The graphic you see below is from the National Hurricane Center. The red circle, halfway between Africa and South America, represents a weather pattern that has a likelihood of over 50 percent of developing into a tropical storm. This would be the first tropical storm of the 2010 season.
The chances that this particular weather pattern will develop into a hurricane that will smash through the Gulf of Mexico and disrupt efforts to contain and clean up the Deepwater Horizon offshore drilling oil spill are not very high. However, weather in hurricane season is difficult to predict. The chances of at least one powerful storm crossing the Gulf of Mexico before hurricane season is through are extremely high.
At the end of last week, Republican U.S. Representative Ileana Ros-Lehtinen commented on the growing chances of a disastrous confluence of the oil spill and a hurricane. She said, “Federal agencies need to come up with a plan in the event of a tropical storm or hurricane in the gulf. Hurricane season has just started. Experts at the National Hurricane Center predict that the 2010 hurricane season could be one of the most active on record. Forecasters are predicting anywhere between 14 to 23 named storms this season. Of course, it only takes one. Just ask the Florida residents who suffered through Hurricane Andrew, or just ask those residents in New Orleans who are still recovering from Hurricane Katrina.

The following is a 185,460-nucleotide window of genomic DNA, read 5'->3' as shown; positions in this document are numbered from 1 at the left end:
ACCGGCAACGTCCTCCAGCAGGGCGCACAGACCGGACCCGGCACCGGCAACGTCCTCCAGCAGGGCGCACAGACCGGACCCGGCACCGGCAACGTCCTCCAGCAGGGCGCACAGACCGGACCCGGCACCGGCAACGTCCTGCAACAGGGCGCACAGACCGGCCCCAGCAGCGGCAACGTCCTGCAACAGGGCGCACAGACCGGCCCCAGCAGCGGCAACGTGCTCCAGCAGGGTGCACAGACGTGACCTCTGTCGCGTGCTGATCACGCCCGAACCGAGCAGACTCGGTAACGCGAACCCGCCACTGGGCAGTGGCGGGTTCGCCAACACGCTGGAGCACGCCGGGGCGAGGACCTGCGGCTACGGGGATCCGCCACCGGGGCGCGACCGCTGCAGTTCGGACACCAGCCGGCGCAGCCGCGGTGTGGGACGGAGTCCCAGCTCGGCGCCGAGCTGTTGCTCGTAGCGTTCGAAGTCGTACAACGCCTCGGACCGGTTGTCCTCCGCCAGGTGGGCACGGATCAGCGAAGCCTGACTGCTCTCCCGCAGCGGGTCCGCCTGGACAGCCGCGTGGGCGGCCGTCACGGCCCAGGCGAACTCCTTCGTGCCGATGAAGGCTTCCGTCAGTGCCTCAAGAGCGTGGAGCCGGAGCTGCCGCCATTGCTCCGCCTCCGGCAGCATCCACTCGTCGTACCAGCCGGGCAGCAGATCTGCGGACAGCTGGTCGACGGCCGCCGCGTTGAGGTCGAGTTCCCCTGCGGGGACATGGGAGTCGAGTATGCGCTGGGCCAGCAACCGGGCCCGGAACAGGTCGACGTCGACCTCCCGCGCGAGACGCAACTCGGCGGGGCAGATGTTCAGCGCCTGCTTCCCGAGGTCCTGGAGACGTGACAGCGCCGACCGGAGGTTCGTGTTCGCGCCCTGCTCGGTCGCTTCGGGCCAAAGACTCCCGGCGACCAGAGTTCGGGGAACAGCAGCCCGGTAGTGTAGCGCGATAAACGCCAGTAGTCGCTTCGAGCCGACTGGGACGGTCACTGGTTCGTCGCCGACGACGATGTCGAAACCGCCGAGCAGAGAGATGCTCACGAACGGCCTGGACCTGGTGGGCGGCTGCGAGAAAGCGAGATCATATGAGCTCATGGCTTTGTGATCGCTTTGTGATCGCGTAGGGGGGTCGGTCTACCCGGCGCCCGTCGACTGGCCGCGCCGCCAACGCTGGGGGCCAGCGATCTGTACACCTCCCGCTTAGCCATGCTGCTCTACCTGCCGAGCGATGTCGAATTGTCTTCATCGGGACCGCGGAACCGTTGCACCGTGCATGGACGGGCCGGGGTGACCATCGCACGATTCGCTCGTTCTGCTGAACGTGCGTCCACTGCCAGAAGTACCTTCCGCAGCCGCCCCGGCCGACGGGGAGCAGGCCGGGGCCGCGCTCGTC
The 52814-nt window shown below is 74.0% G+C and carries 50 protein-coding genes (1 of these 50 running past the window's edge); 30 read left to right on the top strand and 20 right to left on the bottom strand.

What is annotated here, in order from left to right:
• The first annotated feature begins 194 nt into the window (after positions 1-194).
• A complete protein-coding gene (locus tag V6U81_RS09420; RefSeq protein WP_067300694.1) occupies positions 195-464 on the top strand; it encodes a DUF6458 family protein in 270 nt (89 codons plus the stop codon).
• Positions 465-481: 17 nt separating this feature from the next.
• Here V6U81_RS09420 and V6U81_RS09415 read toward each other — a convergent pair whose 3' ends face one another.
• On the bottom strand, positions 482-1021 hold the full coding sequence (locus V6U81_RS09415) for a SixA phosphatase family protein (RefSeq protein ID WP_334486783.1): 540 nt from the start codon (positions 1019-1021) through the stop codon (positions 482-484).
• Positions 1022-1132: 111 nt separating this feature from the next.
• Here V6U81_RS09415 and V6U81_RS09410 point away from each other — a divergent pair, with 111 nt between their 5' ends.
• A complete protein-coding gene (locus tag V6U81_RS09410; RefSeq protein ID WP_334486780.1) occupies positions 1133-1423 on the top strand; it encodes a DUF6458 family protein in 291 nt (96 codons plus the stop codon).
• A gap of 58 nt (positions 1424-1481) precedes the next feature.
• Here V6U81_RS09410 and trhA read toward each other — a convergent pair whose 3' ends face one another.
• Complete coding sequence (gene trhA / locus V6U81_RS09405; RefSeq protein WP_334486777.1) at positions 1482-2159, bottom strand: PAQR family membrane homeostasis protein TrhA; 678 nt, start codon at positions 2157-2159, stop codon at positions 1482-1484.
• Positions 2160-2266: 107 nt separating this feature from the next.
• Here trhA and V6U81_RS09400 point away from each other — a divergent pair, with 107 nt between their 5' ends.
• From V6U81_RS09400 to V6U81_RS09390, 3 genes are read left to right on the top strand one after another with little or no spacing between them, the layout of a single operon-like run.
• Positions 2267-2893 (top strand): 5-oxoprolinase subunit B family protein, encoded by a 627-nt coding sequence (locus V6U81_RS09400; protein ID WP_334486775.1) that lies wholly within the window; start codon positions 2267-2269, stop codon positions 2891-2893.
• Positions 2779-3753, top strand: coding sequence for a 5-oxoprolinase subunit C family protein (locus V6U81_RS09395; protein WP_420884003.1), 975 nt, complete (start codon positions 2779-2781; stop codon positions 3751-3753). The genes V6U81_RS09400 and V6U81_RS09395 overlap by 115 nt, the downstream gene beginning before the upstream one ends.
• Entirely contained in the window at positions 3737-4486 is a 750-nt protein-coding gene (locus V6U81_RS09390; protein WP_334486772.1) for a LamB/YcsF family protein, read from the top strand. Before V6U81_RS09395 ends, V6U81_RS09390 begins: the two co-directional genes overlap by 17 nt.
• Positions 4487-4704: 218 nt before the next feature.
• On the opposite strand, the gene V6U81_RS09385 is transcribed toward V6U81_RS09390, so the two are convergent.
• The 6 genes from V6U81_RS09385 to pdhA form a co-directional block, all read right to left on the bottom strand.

In addition to a predicted active storm season, our communities are now saddled with the uncertainty of an oil spill. The ruptured oil rig is located right in the middle of hurricane alley. Scientists have suggested that the sheer strength of a hurricane could turn the oil slick into a devastating black surf. I shudder to think of the long-term economic devastation and environmental damage caused by this toxic combination.”